Stanmore Place brings together a mix of houses, apartments, commercial office and start-up business spaces. It will also eventually include small shops. The site is set back from the main road but clearly visible and access is easy. When complete, it provide useful shortcut to the local underground station, Canons Park.
Phases 1 and 2 comprise 196 homes. These are a mix of three-, four- and five-bedroom houses which are all social rented, and one-, two- and three-bedroom flats for private sale. There are also 19 low-cost home ownership flats.
The masterplan had to circumvent the many constraints of the site, including limited access points on the north and west sides. Flood risk at the western edge along Edgware Brook also had to be considered. The creation of an artificial lake and water feature to accommodate potential flood water required significant cut and fill operations around the site but removal of material from the site was avoided.
Colin Veitch of GRID Architects said: ‘The new lake, designed to hide the fact there is a flood storage solution, is now home to a family of ducks, and has already become a much appreciated local landmark.’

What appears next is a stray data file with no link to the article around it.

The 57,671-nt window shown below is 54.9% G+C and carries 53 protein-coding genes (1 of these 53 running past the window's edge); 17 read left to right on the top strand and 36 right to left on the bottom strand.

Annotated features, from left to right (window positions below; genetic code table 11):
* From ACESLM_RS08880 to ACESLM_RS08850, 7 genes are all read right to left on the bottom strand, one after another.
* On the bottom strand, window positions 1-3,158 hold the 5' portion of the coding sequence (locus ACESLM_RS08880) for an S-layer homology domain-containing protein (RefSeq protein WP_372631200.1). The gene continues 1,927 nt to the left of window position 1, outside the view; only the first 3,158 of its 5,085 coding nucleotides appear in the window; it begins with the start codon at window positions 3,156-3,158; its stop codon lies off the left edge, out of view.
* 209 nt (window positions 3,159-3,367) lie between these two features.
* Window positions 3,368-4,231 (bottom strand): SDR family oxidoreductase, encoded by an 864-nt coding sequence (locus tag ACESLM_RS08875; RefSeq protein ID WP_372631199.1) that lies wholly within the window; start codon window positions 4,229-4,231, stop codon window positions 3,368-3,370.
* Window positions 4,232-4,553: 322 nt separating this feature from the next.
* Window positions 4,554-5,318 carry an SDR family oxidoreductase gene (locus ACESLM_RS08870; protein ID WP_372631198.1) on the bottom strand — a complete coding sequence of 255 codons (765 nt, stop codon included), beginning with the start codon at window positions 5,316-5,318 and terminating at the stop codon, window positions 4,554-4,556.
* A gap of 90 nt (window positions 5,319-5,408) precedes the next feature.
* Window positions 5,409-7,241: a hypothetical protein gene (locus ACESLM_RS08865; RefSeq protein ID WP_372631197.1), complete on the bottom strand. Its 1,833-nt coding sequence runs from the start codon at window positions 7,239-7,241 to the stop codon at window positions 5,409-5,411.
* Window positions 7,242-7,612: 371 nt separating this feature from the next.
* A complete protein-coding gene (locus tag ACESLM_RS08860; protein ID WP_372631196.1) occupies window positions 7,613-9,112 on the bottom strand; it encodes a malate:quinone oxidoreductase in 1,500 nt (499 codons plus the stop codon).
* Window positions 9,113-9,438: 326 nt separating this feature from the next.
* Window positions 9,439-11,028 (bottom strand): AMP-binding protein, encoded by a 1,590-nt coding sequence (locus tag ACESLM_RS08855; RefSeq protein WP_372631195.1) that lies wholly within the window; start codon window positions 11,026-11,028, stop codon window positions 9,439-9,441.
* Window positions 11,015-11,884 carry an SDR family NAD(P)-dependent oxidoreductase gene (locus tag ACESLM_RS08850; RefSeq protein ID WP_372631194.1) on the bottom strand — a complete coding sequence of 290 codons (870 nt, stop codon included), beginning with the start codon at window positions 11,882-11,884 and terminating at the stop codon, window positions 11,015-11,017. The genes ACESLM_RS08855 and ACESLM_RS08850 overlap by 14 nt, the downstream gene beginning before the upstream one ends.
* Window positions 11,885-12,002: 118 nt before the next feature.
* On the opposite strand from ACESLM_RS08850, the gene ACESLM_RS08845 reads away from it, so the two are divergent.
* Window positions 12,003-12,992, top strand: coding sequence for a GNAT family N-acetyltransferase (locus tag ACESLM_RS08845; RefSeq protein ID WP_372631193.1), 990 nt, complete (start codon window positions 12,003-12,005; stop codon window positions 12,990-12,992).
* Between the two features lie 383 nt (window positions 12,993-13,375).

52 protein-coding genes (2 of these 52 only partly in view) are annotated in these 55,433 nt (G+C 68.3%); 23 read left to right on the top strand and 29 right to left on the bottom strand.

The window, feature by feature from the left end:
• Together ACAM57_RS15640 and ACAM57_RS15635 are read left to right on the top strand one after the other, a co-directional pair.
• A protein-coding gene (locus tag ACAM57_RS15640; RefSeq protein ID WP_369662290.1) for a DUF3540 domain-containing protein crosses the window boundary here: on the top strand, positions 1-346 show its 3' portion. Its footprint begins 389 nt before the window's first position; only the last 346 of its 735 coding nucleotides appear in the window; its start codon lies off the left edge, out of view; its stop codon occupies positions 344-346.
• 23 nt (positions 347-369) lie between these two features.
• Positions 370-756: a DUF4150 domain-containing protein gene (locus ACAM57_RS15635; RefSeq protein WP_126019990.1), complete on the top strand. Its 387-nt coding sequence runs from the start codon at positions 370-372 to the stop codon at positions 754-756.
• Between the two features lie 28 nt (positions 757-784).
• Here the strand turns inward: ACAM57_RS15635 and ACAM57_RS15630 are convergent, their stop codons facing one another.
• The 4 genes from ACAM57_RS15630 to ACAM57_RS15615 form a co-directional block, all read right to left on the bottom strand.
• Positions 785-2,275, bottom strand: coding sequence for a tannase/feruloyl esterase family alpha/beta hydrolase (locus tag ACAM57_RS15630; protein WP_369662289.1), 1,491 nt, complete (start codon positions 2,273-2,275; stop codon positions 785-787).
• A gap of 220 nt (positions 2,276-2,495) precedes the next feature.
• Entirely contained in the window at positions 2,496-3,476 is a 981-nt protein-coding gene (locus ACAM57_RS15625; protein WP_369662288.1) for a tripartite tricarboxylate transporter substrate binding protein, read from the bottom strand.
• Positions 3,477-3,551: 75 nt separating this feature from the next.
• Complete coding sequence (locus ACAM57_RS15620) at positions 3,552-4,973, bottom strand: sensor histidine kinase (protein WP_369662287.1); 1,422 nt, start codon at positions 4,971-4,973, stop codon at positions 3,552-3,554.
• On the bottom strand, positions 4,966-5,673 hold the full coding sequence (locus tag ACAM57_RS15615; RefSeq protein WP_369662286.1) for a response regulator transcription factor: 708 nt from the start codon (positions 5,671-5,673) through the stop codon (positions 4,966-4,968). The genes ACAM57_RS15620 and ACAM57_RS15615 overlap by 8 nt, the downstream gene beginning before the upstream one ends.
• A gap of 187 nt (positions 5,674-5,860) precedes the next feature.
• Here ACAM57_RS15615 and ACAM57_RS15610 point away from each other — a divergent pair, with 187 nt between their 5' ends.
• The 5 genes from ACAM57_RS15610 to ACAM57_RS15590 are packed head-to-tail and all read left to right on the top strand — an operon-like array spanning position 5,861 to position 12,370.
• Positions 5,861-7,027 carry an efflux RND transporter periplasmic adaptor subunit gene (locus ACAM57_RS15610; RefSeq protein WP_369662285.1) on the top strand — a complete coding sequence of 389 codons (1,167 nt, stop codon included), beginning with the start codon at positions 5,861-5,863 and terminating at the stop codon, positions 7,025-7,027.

An industrial estate to the south, the Jubilee Line running on an embankment to the east, and the rear gardens of Whitchurch Lane along much of the north side also made the site particularly challenging. The solution to the southern edge was inspired. The architect again: ‘The car storage building – as a buffer to the industrial estate – was a unique proposal, which we hope will influence residents to choose greener methods of travel, and be copied elsewhere.’
The first phases of Stanmore Place create attractive buildings and spaces for both market sale and rented properties. The masterplan works at a larger scale and different character from the surrounding area but nevertheless integrates well and works with the existing urban grain. There is a well defined plan, with a hierarchy of routes, and it is easy to navigate.
Stanmore Place has successfully overcome the constraints of a difficult site by making the most of opportunities and maintaining simplicity of scale, layout and appearance.